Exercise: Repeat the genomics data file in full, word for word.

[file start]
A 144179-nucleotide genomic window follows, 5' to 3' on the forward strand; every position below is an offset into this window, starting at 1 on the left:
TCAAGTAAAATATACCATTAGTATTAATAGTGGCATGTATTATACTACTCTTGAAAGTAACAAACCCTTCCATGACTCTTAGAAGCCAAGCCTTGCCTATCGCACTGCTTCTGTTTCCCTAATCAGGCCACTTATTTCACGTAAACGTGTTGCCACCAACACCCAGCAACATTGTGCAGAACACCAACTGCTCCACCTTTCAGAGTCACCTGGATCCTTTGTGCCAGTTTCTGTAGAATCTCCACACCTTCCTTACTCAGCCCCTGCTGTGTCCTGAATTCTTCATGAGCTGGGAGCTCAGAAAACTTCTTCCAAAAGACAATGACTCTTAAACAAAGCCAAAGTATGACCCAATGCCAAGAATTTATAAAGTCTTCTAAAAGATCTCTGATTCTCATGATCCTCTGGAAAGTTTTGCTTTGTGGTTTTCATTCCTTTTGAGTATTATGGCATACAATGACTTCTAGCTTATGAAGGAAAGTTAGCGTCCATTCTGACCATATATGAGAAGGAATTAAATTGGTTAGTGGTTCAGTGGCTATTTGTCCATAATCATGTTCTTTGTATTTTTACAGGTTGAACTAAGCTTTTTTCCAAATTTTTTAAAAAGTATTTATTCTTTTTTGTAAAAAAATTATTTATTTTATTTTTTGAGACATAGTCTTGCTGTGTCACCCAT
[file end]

A 144179-nucleotide genomic window follows, 5' to 3' on the forward strand; every position below is an offset into this window, starting at 1 on the left:
TCAAGTAAAATATACCATTAGTATTAATAGTGGCATGTATTATACTACTCTTGAAAGTAACAAACCCTTCCATGACTCTTAGAAGCCAAGCCTTGCCTATCGCACTGCTTCTGTTTCCCTAATCAGGCCACTTATTTCACGTAAACGTGTTGCCACCAACACCCAGCAACATTGTGCAGAACACCAACTGCTCCACCTTTCAGAGTCACCTGGATCCTTTGTGCCAGTTTCTGTAGAATCTCCACACCTTCCTTACTCAGCCCCTGCTGTGTCCTGAATTCTTCATGAGCTGGGAGCTCAGAAAACTTCTTCCAAAAGACAATGACTCTTAAACAAAGCCAAAGTATGACCCAATGCCAAGAATTTATAAAGTCTTCTAAAAGATCTCTGATTCTCATGATCCTCTGGAAAGTTTTGCTTTGTGGTTTTCATTCCTTTTGAGTATTATGGCATACAATGACTTCTAGCTTATGAAGGAAAGTTAGCGTCCATTCTGACCATATATGAGAAGGAATTAAATTGGTTAGTGGTTCAGTGGCTATTTGTCCATAATCATGTTCTTTGTATTTTTACAGGTTGAACTAAGCTTTTTTCCAAATTTTTTAAAAAGTATTTATTCTTTTTTGTAAAAAAATTATTTATTTTATTTTTTGAGACATAGTCTTGCTGTGTCACCCAT